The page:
In 1963, the new owner of The Lord Clyde, a pub in the eastern English coastal town of Walmer in Kent, discovered a human skull stowed away under some disused crates and boxes in a small lumber room in the back of the building. The skull was missing its lower jaw, the few remaining teeth were loose, and it had the deep sepia hue of old age. Inserted in the eye-socket was a neatly folded slip of old paper, a handwritten note that briefly outlined the skull’s history:
‘Skull of Havildar “Alum Bheg,” 46th Regt. Bengal N. Infantry who was blown away from a gun, amongst several others of his Regt. He was a principal leader in the mutiny of 1857 & of a most ruffianly disposition. He
took possession (at the head of a small party) of the road leading to the fort, to which place all the Europeans were hurrying for safety. His party surprised and killed Dr. Graham shooting him in his buggy by the side of
his daughter. His next victim was the Rev. Mr. Hunter, a missionary, who was flying with his wife and daughters in the same direction. He murdered Mr Hunter, and his wife and daughters after being brutally treated were
butchered by the road side.
Alum Bheg was about 32 years of age; 5 feet 7 inches high and by no means an ill looking native.
The skull was brought home by Captain (AR) Costello (late Capt. 7th Drag. Guards), who was on duty when Alum Bheg was executed.’
In the exuberant handwriting typical of the late nineteenth century, the note purposefully seeks to breathe life into the inanimate skull. The sparse text conjures up the image of Alum Bheg, the alleged perpetrator of such horrible deeds, by describing his age, his height, his personality (‘ruffianly disposition’), and his appearance (not ‘ill looking’).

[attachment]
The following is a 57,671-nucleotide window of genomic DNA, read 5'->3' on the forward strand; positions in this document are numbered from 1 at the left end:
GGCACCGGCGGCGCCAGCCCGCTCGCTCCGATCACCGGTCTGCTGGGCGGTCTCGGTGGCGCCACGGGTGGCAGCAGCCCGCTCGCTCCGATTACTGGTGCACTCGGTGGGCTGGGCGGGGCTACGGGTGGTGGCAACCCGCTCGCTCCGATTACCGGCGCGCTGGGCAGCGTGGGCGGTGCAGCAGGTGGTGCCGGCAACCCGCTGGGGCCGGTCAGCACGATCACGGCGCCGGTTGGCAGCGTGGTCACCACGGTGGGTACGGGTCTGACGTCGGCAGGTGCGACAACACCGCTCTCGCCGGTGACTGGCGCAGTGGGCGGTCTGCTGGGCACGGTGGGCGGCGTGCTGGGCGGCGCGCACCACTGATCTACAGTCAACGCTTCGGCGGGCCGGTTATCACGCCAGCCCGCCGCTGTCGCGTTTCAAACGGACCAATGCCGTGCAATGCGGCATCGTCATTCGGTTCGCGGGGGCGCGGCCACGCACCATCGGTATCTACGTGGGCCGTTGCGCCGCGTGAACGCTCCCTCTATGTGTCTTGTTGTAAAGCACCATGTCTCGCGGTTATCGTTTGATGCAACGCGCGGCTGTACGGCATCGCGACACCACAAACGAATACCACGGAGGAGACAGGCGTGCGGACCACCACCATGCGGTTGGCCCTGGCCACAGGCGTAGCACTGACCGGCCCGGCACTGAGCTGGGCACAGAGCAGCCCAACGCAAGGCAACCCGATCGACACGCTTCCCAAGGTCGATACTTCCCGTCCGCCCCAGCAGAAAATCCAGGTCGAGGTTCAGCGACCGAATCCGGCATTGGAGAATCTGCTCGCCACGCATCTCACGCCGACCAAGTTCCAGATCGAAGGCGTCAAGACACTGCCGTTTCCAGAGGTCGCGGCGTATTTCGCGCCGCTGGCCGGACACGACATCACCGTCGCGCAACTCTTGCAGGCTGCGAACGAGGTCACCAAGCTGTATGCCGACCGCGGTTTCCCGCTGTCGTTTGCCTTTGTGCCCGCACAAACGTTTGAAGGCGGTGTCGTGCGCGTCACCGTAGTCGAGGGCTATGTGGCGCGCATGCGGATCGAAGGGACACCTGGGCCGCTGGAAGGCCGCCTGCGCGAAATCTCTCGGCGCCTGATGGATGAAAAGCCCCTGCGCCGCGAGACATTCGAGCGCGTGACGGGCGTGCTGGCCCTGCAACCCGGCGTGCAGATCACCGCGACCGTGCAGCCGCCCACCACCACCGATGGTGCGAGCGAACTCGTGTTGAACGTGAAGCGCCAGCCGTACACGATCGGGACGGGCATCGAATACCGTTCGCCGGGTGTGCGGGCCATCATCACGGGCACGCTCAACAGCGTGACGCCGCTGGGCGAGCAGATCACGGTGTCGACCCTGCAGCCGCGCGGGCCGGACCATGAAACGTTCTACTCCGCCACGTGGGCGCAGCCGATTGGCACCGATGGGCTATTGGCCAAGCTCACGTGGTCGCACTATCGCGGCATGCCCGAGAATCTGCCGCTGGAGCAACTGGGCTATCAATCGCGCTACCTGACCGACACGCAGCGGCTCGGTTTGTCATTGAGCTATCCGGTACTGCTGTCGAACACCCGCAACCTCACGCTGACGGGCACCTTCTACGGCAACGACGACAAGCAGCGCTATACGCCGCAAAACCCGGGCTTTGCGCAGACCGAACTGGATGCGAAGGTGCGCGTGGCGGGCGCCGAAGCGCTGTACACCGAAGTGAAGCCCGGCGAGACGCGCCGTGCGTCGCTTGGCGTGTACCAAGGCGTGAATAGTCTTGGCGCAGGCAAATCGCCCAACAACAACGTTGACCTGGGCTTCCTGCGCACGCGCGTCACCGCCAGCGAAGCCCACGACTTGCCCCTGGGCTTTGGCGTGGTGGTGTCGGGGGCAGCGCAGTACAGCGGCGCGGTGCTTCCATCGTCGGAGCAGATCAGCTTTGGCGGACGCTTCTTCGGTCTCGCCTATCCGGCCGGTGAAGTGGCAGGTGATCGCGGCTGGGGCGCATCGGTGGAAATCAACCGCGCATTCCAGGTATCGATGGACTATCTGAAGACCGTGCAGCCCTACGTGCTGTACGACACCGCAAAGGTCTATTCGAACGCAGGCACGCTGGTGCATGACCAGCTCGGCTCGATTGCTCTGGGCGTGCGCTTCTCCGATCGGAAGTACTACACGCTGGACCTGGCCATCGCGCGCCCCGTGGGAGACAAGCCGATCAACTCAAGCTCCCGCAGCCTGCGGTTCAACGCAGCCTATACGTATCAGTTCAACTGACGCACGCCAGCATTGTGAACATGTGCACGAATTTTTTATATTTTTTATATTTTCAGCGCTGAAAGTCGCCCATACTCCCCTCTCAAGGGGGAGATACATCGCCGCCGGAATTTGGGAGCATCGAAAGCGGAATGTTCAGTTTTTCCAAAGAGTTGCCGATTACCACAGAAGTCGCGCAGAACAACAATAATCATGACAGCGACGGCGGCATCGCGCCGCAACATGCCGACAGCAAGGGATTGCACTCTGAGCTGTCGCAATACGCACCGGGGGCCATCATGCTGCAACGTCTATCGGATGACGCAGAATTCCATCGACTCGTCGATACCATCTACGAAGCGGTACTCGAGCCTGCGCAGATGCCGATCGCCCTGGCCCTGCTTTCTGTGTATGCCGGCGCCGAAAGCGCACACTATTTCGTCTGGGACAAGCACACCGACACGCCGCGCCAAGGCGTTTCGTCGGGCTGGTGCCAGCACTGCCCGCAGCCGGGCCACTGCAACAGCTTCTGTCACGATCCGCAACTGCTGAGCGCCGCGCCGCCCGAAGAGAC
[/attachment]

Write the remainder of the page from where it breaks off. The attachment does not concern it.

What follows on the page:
Apart from his exotic name, the qualifying descriptor of his being a ‘native’ further emphasises his racial otherness. The text is in many ways closed and self-referential and the reader is presumed to already know and appreciate its context. There is, for instance, no indication as to why Alum Bheg would have murdered these people, apart from his innate ‘ruffianly’ character. Yet the allusions to the ‘Bengal Native Infantry’ and ‘mutiny’, would have rendered any such explanations superfluous within a British Victorian context.
As a ‘principal leader’ of the Indian Uprising of 1857, Alum Bheg is thus immediately identifiable as a deceitful conspirator, in the mould perhaps of well-known Indian rebels like Nana Sahib or the Rani of Jhansi. The description of the ambush and callous murders of innocent Europeans fleeing for their lives corresponds to the dramatic imagery associated with the event that the British referred to simply as the ‘Mutiny’. The allusion to the ‘brutal treatment’ of the women is respectably vague but nevertheless hints at a sexual attack, thus drawing upon one of the most potent tropes of the British colonial imagination.
Within the British Empire, rebellion was synonymous with the subversion of racial hierarchies and the inevitable rape and murder of white woman by dark-skinned men. The details of Alum Bheg’s alleged crimes account for much of the brief note but are prefaced by the description of his execution and the brutal technique deployed: being blown from a cannon. The text describes the threat to British rule in India, but the skull itself testifies to the defeat of that threat. It thus establishes the skull as both a relic of Indian savagery and as a trophy of colonial retribution. The skull of Alum Bheg is the ultimate proof of colonial power.